You might remember me mentioning Garick Chan in a recent post about the importance of rewarding effort not outcome. Garick is the senior community manager at Nimble – who provide social CRM tools to help manage your contacts, communications, activities and sales in one single place.
We’ve been chatting a bit via Skype IM about what it takes to succeed as a #cmgr after he shared his view that the role of the community manager as analyst is sometimes overlooked. Since, we pretty keen on online Q&A here at Sponge, we decided to cut straight to the chase and ask Garick some questions to get to the bottom of his community analysis skills.
Q: How did you develop into the “analyst” part of your community manager role?
A: Often, life as a community manager means guessing what will work and what won’t… but you can’t leave it at that. There comes a time when you have to start taking it further…
Delivering great customer service is an excellent goal for any #cmgr to aspire to but it’s just as important to focus on the basic issues – like how you are driving web traffic to your website. What’s driving performance and which of your tactics are returning the best results?
By measuring and keeping track of the messaging you push out, you can start to spot trends which reveal what your audience likes and dislikes, what they are most likely to engage with and what’s most likely to get them hitting the RT or reply button.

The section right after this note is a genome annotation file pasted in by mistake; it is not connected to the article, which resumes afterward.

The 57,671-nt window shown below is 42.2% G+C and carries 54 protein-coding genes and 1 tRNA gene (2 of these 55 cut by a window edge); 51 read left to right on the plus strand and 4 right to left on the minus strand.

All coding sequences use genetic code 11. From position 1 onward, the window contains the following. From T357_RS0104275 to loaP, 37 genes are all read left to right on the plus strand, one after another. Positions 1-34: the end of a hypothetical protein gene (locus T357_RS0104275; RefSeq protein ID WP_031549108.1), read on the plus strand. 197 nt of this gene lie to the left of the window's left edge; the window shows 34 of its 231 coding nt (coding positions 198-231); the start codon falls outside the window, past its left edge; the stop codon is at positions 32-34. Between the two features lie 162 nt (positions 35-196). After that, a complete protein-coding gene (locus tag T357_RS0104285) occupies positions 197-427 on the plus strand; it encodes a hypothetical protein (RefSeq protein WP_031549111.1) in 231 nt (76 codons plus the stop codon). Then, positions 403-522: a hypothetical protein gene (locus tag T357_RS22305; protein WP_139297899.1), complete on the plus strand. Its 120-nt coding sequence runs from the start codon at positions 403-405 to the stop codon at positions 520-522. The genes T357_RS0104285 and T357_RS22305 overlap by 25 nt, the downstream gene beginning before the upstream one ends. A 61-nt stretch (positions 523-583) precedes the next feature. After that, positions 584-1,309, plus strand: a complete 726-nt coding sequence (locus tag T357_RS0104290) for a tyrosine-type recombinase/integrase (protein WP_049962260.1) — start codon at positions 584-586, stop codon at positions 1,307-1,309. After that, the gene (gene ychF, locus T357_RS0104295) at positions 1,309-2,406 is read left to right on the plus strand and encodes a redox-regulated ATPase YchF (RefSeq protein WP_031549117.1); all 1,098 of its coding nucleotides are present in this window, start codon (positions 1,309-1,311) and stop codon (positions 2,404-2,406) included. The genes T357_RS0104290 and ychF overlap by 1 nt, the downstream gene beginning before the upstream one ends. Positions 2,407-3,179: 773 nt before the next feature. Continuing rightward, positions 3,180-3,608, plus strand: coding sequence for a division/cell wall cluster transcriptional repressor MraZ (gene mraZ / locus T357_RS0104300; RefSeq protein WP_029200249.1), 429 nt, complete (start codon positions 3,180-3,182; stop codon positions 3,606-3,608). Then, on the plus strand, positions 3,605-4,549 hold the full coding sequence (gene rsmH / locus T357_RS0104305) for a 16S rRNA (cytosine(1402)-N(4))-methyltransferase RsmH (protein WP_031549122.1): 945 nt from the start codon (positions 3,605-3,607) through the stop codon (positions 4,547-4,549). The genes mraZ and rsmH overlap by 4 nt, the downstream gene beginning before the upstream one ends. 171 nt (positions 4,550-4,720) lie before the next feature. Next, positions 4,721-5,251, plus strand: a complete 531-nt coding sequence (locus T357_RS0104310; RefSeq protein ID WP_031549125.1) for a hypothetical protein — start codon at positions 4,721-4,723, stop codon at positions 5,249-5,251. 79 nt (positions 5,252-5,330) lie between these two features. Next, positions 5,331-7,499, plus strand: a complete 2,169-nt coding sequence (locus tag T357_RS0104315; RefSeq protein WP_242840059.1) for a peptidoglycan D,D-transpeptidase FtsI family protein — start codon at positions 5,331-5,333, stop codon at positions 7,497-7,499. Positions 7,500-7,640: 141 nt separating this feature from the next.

Spotting trends is the hard bit. Once you’ve uncovered some insights it’s easy to create and deliver content that’s relevant to what your community wants. After all “if content is king, context is queen.”
Q: Which metrics do you track day-to-day?
A: I look at how many messages we push out and which prompt RTs and replies.
I also watch how many people are mentioning us, re-posting content and I take care to track trends over time. I want to know which types of messaging drive the highest click-through-rates (CTR) and why and, of course, I find Google Analytics indispensible when it comes to keeping track of our sources of web traffic.
Each time our visits spike, I try to track back and uncover what prompted that growth… and then I try hard to replicate that success. I plan future content that’s similar and which will hopefully help audience figures to grow further.
Q: What do you enjoy most about being a #cmgr?
A: I love meeting people. I love helping to solve problems and deliver a great customer experience.
As a community manager, I’m the one who gets to see all the praise first hand when the public is cheering us and who doesn’t like to feel loved and admired? By being the spokesperson and cheerleader for a brand, you also become the brand champion and that’s a good place to be.
Watch out for more from Garick in a future post we have planned about what happens when good communities go bad…. and what it feels like when people complain rather than praise your brand.
P.S If you are a Community manager let us know your thoughts, comment below or tweet us.